California Governor Jerry Brown signed a bill making California the first state in the nation to add lessons about gays and lesbians to social studies classes in public schools. He said, "History should be honest," the governor said in a statement Thursday. "This bill revises existing laws that prohibit discrimination in education and ensures that the important contributions of Americans from all backgrounds and walks of life are included in our history books." (http://www.huffingtonpost.com/2011/07/14/california-gay-history-law-jerry-brown_n_898745.html)
I agree that history should be honest. It is time we recognized cross-dressing head of the FBI J. Edgar Hoover and the homosexual relationship he had with long time number 2 Clyde Tolson, for example.
I thought of this upon surfing an article on the new website, WhyChess. The title of this post is taken from an article on the site of the same title. (http://www.whychess.org/node/74)
The article begins, "On October 16th, 2010, in the city of Malaga, Spain, there was held the 1st Gay Chess Open Championship (those who don’t hide their names)." The rest you can read for yourself...
I decided to research 'happy' chess and discovered there was a tournament in Torremolinos. The article, Gay chess, as Torre queens take over the world, (http://www.theolivepress.es/spain-news/2010/10/10/gay-chess-as-torre-queens-take-over-the-world/), begins: "IN further efforts to attract the pink pound, Torremolinos is holding a gay chess tournament.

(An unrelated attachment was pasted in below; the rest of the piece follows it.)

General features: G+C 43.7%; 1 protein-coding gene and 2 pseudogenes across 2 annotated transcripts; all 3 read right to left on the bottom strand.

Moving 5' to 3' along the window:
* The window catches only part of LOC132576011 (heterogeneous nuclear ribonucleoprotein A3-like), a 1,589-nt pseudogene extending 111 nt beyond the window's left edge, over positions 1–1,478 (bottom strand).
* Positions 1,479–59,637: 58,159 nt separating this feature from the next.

With a top prize of 1500 euros, it seems it pays to be gay…and good at chess."
One comment was left by smeone named Juan.
October 11th, 2010 10:09 am
Ridiculous and discriminatory. If I decided to hold a chess tournament (or any other sporting event) and declared “no homosexuals allowed” there would be an outcry.
I also found this in the Campbell Report: (www.correspondencechess.com/campbell/reviews.htm)
"In issue three the main topic was Weaver Adams, an other well-known gay chess master..."
As Johnny Carson used to say, "I didn't KNOW that."
I found, The chess games of Alan Turing, at (www.chessgames.com/perl/chessplayer?pid=96117)
It is only one game, but an interesting historical game nevertheless, as it is considered to be, "arguably" it is said, the first computer chess game. Since there was no computer then, it was played with "pencil and paper." The opponent was Alick Glennie and it was a Vienna Game: Falkbeer Variation. Guess who won?